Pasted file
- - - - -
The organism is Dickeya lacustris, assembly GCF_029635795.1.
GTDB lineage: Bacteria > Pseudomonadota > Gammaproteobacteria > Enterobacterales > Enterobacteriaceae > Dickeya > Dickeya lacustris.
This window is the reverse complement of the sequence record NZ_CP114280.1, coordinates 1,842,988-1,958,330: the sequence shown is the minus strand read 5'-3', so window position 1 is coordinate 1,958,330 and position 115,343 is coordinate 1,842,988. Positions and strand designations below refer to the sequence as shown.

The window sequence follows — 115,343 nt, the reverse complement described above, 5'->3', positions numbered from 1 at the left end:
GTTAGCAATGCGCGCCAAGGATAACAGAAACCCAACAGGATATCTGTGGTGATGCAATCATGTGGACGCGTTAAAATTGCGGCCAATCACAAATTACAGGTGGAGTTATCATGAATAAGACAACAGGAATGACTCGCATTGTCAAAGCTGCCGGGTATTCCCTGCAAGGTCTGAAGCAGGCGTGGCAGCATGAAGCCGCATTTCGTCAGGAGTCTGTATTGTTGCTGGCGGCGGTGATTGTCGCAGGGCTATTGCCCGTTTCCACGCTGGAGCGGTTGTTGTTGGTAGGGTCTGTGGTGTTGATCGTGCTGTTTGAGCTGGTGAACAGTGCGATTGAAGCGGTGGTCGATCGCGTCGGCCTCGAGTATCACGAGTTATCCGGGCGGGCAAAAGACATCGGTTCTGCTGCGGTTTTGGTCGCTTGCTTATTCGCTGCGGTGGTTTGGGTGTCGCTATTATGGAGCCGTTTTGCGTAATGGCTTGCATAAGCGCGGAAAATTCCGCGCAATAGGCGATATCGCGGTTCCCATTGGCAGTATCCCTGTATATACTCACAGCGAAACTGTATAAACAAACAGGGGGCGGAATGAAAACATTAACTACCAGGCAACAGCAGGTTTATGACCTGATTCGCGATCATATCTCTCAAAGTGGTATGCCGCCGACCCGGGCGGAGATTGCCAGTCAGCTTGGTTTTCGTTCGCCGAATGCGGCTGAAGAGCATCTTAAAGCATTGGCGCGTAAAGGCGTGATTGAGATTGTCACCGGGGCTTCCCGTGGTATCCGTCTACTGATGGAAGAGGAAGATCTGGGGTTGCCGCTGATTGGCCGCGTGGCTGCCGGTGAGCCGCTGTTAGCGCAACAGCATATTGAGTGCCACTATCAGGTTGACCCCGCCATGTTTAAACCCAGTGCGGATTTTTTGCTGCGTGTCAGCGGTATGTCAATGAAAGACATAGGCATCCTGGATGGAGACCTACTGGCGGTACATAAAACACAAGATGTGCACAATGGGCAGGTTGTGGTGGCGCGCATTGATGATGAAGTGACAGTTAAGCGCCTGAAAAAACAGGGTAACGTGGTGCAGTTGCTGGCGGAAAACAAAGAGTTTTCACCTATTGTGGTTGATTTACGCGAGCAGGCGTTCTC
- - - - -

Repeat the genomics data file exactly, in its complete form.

The organism is Dickeya lacustris, assembly GCF_029635795.1.
GTDB lineage: Bacteria > Pseudomonadota > Gammaproteobacteria > Enterobacterales > Enterobacteriaceae > Dickeya > Dickeya lacustris.
This window is the reverse complement of the sequence record NZ_CP114280.1, coordinates 1,842,988-1,958,330: the sequence shown is the minus strand read 5'-3', so window position 1 is coordinate 1,958,330 and position 115,343 is coordinate 1,842,988. Positions and strand designations below refer to the sequence as shown.

The window sequence follows — 115,343 nt, the reverse complement described above, 5'->3', positions numbered from 1 at the left end:
GTTAGCAATGCGCGCCAAGGATAACAGAAACCCAACAGGATATCTGTGGTGATGCAATCATGTGGACGCGTTAAAATTGCGGCCAATCACAAATTACAGGTGGAGTTATCATGAATAAGACAACAGGAATGACTCGCATTGTCAAAGCTGCCGGGTATTCCCTGCAAGGTCTGAAGCAGGCGTGGCAGCATGAAGCCGCATTTCGTCAGGAGTCTGTATTGTTGCTGGCGGCGGTGATTGTCGCAGGGCTATTGCCCGTTTCCACGCTGGAGCGGTTGTTGTTGGTAGGGTCTGTGGTGTTGATCGTGCTGTTTGAGCTGGTGAACAGTGCGATTGAAGCGGTGGTCGATCGCGTCGGCCTCGAGTATCACGAGTTATCCGGGCGGGCAAAAGACATCGGTTCTGCTGCGGTTTTGGTCGCTTGCTTATTCGCTGCGGTGGTTTGGGTGTCGCTATTATGGAGCCGTTTTGCGTAATGGCTTGCATAAGCGCGGAAAATTCCGCGCAATAGGCGATATCGCGGTTCCCATTGGCAGTATCCCTGTATATACTCACAGCGAAACTGTATAAACAAACAGGGGGCGGAATGAAAACATTAACTACCAGGCAACAGCAGGTTTATGACCTGATTCGCGATCATATCTCTCAAAGTGGTATGCCGCCGACCCGGGCGGAGATTGCCAGTCAGCTTGGTTTTCGTTCGCCGAATGCGGCTGAAGAGCATCTTAAAGCATTGGCGCGTAAAGGCGTGATTGAGATTGTCACCGGGGCTTCCCGTGGTATCCGTCTACTGATGGAAGAGGAAGATCTGGGGTTGCCGCTGATTGGCCGCGTGGCTGCCGGTGAGCCGCTGTTAGCGCAACAGCATATTGAGTGCCACTATCAGGTTGACCCCGCCATGTTTAAACCCAGTGCGGATTTTTTGCTGCGTGTCAGCGGTATGTCAATGAAAGACATAGGCATCCTGGATGGAGACCTACTGGCGGTACATAAAACACAAGATGTGCACAATGGGCAGGTTGTGGTGGCGCGCATTGATGATGAAGTGACAGTTAAGCGCCTGAAAAAACAGGGTAACGTGGTGCAGTTGCTGGCGGAAAACAAAGAGTTTTCACCTATTGTGGTTGATTTACGCGAGCAGGCGTTCTC